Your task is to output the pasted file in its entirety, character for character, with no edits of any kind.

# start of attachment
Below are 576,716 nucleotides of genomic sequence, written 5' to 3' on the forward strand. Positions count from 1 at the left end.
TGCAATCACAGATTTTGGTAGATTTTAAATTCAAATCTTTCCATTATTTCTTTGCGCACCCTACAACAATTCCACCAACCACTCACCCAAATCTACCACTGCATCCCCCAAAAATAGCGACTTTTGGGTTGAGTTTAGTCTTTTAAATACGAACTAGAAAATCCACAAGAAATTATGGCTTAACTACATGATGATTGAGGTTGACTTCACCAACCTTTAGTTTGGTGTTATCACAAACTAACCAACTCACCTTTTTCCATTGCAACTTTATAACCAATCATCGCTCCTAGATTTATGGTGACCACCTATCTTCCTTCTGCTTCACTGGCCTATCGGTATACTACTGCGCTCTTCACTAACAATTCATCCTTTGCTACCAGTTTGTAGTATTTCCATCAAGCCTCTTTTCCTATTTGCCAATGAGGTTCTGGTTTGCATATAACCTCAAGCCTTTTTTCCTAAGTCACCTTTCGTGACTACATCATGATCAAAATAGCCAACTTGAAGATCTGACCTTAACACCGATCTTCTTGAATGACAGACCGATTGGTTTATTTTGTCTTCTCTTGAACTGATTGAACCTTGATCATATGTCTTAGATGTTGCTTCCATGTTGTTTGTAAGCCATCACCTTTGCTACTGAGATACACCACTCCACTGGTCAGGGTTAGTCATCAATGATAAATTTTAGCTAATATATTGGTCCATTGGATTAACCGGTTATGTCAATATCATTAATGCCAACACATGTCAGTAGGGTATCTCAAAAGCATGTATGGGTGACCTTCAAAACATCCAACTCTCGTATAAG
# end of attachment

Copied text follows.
Below are 576,716 nucleotides of genomic sequence, written 5' to 3' on the forward strand. Positions count from 1 at the left end.
TGCAATCACAGATTTTGGTAGATTTTAAATTCAAATCTTTCCATTATTTCTTTGCGCACCCTACAACAATTCCACCAACCACTCACCCAAATCTACCACTGCATCCCCCAAAAATAGCGACTTTTGGGTTGAGTTTAGTCTTTTAAATACGAACTAGAAAATCCACAAGAAATTATGGCTTAACTACATGATGATTGAGGTTGACTTCACCAACCTTTAGTTTGGTGTTATCACAAACTAACCAACTCACCTTTTTCCATTGCAACTTTATAACCAATCATCGCTCCTAGATTTATGGTGACCACCTATCTTCCTTCTGCTTCACTGGCCTATCGGTATACTACTGCGCTCTTCACTAACAATTCATCCTTTGCTACCAGTTTGTAGTATTTCCATCAAGCCTCTTTTCCTATTTGCCAATGAGGTTCTGGTTTGCATATAACCTCAAGCCTTTTTTCCTAAGTCACCTTTCGTGACTACATCATGATCAAAATAGCCAACTTGAAGATCTGACCTTAACACCGATCTTCTTGAATGACAGACCGATTGGTTTATTTTGTCTTCTCTTGAACTGATTGAACCTTGATCATATGTCTTAGATGTTGCTTCCATGTTGTTTGTAAGCCATCACCTTTGCTACTGAGATACACCACTCCACTGGTCAGGGTTAGTCATCAATGATAAATTTTAGCTAATATATTGGTCCATTGGATTAACCGGTTATGTCAATATCATTAATGCCAACACATGTCAGTAGGGTATCTCAAAAGCATGTATGGGTGACCTTCAAAACATCCAACTCTCGTATAAG